There’s probably a good reason people build dungeons. At first it seems like a great plan to construct a subterranean labyrinth, because maybe the kingdom needs a place to store its surplus supplies or random undesirable people. Why build a giant construct from wood and rock when there’s so much unused space underfoot, other than mining being crazy-hard to get right. The point is, eventually all that space attracts things. Big, mean, hungry things that no society can function around. Zombies and skeletons are only the start of the problem, and it doesn’t take long for an evil overlord to come along and put this undead labor to use devastating the countryside. Dungeons are an archaeological trap, useful right up to the point they’re the base for the downfall of the realm, and the ones in Minecraft Dungeons are a perfect illustration of how it all goes horribly wrong.
Minecraft Dungeons is a hack & slash action-RPG in the vein of Diablo where you take a character, beat on monsters, find better gear, and use the new toys to beat on bigger and tougher monsters. The paper-thin plot is that an outcast villager was corrupted by an evil orb of power and down came the smiting, and only a hero etc etc etc. The story is “hit monsters, get loot, search out secrets,” which really is all this genre needs.
The lack of plot means the action needs to carry the game, which Minecraft Dungeons nicely pulls off. It’s a fairly stripped-down entry in the genre, with no character classes or specializations, but instead focuses on character customization through loot. At the start you choose a character skin, none of which have any advantage or disadvantage over another, and then through the course of the adventure find gear to fit your play style. There are six slots to fill, three of which are for action accessories assigned to the controller face buttons and the others being the equipment of weapon, armor and ranged, and while it’s tempting to go for straight power over anything else, it’s better to find things that suit your play style.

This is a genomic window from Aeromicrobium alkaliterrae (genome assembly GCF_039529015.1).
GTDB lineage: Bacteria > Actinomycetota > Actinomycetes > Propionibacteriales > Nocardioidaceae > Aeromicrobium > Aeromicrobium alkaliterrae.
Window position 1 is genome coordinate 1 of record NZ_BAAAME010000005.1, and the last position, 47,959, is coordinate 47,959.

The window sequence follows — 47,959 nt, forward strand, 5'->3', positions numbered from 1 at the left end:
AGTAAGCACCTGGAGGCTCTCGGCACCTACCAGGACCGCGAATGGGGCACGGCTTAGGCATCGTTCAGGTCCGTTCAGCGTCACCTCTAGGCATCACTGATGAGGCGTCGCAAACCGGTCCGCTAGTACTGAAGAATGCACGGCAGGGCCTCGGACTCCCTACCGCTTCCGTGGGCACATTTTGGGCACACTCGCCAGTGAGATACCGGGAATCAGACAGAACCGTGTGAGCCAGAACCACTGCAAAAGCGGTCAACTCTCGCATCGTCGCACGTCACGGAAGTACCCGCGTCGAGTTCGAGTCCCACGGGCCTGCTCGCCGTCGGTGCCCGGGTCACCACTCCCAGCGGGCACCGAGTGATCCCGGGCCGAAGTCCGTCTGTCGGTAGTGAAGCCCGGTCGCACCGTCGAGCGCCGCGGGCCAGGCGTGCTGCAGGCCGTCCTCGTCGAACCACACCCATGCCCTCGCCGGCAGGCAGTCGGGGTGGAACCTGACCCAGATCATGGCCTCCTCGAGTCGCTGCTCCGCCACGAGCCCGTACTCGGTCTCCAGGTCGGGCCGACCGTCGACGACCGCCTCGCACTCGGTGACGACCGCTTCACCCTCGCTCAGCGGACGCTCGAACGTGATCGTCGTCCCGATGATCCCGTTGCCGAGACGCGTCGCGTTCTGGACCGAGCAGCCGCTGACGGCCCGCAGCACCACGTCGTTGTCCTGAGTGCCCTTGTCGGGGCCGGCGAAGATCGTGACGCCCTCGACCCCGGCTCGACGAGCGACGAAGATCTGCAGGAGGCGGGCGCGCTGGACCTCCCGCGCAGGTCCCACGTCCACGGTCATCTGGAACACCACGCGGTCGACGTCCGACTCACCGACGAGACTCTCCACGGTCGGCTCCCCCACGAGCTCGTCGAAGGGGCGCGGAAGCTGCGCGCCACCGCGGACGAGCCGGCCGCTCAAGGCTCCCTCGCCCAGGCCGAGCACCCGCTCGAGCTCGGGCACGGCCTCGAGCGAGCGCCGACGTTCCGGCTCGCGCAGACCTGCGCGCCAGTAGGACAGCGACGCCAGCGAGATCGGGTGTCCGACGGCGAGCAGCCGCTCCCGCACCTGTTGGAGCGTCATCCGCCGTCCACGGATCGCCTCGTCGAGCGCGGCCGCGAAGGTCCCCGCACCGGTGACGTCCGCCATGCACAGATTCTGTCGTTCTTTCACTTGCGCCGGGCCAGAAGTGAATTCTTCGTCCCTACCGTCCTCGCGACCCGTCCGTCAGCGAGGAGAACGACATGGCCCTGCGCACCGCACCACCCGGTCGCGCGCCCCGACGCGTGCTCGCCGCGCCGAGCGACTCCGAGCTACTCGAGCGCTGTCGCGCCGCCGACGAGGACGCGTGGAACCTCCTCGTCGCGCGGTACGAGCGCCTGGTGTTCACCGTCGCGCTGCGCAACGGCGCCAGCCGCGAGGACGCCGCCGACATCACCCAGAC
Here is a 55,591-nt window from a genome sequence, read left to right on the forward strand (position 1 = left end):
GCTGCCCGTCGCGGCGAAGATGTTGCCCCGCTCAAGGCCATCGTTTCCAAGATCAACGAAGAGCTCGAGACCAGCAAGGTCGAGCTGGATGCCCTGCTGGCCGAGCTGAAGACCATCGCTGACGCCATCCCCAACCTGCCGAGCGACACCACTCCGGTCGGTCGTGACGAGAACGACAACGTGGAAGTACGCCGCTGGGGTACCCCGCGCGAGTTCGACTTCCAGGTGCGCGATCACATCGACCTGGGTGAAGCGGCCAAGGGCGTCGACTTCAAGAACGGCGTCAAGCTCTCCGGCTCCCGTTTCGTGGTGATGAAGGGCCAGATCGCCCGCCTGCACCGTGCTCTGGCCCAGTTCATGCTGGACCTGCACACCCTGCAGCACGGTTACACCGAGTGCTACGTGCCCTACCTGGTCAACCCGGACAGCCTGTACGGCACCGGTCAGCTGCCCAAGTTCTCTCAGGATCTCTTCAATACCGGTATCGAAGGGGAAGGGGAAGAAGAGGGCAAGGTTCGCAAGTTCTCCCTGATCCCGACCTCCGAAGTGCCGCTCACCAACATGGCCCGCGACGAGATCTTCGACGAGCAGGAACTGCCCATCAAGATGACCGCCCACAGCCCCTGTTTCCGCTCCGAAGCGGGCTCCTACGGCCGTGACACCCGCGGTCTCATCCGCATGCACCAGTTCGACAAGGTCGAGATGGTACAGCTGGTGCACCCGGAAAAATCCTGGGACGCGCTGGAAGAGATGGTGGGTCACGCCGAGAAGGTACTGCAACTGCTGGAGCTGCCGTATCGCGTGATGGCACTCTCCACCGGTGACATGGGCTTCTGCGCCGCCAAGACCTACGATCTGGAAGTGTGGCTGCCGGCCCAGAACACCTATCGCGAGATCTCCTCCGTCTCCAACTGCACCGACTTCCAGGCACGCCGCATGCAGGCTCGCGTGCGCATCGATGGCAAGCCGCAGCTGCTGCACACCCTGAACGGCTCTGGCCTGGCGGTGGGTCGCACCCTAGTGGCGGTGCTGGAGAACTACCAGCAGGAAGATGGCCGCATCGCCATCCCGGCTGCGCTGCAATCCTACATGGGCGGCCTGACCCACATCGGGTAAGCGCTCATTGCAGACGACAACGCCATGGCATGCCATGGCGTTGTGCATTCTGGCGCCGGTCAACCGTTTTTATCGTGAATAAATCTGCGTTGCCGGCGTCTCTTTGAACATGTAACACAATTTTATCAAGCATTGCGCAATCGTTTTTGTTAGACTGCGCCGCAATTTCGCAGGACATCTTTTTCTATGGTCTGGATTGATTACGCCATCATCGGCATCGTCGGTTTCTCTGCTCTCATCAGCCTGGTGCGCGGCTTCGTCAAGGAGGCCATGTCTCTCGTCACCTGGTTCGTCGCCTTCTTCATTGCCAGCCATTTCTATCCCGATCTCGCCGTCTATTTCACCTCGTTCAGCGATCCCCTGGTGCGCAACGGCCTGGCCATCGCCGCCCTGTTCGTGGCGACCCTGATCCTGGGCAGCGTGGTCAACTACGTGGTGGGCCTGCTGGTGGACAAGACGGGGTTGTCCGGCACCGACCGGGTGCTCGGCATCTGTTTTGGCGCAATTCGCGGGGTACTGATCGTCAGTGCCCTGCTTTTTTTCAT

Daggers, for instance, are fast but weak, while a halberd is noticeably slower but better for slicing enemies at range. The Spelunker armor comes with a pet bat that flies out to attack enemies for you, but the hunter’s armor gets a bonus ten arrows per pickup. Equipment also comes with a number of abilities, further complicating the selection. Abilities such as weaken enemies or lightning strike are only rarely pre-equipped, but rather must be chosen. A sickle might have two ability slots with three options each, but once you’ve chosen one the other two go away. There’s a hard choice to be made between “move faster for five seconds after dodge roll” and “heal allies in small radius” and it can take a surprising amount of thought to pull the trigger. Each ability also can be upgraded twice and this is where character leveling comes in.
Each level grants a purple gem/swirly-thing and these are used to buy equipment abilities. Once committed there’s no taking the gems back until trashing the item, at which point they’re refunded in full. Level one is one gem, two is usually two gems, etc, but there are also rare powerful abilities that get more expensive. I held on to the Harp Bow longer than practical thanks to it not only shooting five arrows per shot but also having a chance of an arrow dividing into another five on hit, despite how expensive it was to power up. That kind of crowd control is worth saving up for, after all, but there’s always going to be more loot later that will finally make swapping out an irresistible prospect.